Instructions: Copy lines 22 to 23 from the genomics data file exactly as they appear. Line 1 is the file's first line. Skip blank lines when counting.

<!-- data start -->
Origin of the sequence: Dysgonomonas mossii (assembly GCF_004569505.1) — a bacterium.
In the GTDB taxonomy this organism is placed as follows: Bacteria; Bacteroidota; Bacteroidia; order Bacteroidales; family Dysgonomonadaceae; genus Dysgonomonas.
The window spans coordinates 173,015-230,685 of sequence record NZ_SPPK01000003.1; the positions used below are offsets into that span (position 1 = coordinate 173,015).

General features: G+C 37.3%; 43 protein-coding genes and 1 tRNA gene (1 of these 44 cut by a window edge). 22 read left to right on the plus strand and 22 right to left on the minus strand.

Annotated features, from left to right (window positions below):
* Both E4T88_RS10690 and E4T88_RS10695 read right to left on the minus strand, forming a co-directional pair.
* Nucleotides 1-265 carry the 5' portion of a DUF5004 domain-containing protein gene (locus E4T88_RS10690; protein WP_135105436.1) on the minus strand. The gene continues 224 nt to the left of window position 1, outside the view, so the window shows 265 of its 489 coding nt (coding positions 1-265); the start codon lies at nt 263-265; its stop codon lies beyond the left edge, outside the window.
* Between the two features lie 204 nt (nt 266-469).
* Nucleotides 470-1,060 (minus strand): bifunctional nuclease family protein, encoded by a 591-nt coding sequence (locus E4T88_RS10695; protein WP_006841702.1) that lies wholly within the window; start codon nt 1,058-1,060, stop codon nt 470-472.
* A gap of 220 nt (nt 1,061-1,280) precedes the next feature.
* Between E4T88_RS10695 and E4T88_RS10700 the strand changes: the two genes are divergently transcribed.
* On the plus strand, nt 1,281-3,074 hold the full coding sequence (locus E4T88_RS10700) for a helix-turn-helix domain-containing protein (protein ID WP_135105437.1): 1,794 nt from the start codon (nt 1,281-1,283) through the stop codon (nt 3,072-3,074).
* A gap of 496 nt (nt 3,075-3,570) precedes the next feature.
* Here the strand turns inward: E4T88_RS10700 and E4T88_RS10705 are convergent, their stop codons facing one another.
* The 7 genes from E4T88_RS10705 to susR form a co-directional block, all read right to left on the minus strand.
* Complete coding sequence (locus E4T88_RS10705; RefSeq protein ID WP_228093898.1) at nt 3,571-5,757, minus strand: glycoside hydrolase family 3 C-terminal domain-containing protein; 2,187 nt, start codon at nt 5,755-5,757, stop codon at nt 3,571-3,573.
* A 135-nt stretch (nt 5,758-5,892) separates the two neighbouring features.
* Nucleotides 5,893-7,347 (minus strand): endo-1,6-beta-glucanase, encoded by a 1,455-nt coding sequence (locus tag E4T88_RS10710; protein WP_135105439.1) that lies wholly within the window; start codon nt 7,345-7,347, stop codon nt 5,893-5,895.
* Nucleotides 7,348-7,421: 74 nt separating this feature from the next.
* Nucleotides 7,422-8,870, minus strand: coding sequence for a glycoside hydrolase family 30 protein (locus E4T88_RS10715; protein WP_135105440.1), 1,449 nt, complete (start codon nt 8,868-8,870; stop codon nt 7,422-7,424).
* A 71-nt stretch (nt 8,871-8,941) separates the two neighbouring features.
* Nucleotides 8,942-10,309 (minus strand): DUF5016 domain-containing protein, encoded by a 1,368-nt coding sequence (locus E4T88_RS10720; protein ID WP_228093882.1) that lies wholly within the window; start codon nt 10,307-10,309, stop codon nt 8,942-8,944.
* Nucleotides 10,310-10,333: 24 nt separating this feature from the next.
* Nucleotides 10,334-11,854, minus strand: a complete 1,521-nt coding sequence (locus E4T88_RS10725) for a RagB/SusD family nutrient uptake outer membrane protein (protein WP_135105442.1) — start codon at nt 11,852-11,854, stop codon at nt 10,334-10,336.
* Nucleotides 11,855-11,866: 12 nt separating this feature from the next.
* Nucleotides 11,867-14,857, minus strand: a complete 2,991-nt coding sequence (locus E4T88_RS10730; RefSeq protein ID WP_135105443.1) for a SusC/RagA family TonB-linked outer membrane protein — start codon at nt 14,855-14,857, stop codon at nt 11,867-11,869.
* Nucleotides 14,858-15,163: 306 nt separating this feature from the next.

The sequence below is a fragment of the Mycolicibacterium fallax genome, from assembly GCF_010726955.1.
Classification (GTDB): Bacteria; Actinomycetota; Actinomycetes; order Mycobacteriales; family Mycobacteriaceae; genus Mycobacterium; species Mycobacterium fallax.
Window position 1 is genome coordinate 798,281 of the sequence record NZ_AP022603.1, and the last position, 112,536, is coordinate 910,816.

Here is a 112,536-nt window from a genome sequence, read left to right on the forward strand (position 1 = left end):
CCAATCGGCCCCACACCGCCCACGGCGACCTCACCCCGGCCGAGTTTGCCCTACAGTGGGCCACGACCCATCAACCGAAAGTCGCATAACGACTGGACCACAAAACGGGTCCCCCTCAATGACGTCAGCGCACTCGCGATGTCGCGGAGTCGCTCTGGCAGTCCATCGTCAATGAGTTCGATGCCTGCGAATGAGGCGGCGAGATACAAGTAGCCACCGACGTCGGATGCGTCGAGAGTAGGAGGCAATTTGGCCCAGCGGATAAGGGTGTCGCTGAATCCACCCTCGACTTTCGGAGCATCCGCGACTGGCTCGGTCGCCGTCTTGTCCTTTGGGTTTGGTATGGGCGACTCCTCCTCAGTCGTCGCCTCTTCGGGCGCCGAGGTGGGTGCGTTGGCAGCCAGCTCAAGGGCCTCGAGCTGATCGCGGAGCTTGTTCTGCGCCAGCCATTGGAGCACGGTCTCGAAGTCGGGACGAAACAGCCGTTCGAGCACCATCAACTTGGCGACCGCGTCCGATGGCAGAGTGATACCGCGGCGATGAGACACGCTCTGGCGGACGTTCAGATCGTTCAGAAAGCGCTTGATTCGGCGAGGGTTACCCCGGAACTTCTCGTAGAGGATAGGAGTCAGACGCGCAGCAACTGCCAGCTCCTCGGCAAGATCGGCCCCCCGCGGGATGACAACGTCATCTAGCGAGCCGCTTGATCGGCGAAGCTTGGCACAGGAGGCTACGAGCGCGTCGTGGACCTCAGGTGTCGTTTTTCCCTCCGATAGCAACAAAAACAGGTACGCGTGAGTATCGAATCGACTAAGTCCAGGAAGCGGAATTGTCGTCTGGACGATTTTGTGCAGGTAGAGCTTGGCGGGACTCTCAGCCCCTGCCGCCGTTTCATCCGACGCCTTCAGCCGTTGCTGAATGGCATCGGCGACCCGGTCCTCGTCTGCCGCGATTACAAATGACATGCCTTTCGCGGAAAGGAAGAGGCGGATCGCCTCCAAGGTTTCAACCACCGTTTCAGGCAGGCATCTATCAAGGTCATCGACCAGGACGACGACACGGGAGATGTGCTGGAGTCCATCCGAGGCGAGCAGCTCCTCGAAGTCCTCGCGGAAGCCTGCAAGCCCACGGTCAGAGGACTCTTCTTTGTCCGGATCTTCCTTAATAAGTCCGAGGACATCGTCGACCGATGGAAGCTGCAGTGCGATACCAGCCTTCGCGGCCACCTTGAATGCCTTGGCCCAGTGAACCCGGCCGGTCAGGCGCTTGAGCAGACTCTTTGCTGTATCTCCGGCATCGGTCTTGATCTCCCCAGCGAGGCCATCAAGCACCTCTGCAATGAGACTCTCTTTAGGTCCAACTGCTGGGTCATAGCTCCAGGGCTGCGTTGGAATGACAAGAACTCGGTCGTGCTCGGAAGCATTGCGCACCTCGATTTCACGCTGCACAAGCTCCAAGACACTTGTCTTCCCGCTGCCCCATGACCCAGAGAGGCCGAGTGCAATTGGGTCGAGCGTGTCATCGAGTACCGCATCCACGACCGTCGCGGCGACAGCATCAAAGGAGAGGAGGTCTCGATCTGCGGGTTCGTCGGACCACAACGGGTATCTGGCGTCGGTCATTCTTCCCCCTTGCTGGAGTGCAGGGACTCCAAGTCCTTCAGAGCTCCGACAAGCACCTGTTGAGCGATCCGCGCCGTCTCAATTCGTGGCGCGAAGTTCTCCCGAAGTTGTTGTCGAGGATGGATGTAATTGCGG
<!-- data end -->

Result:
* Nucleotides 8,942-10,309 (minus strand): DUF5016 domain-containing protein, encoded by a 1,368-nt coding sequence (locus E4T88_RS10720; protein ID WP_228093882.1) that lies wholly within the window; start codon nt 10,307-10,309, stop codon nt 8,942-8,944.
* Nucleotides 10,310-10,333: 24 nt separating this feature from the next.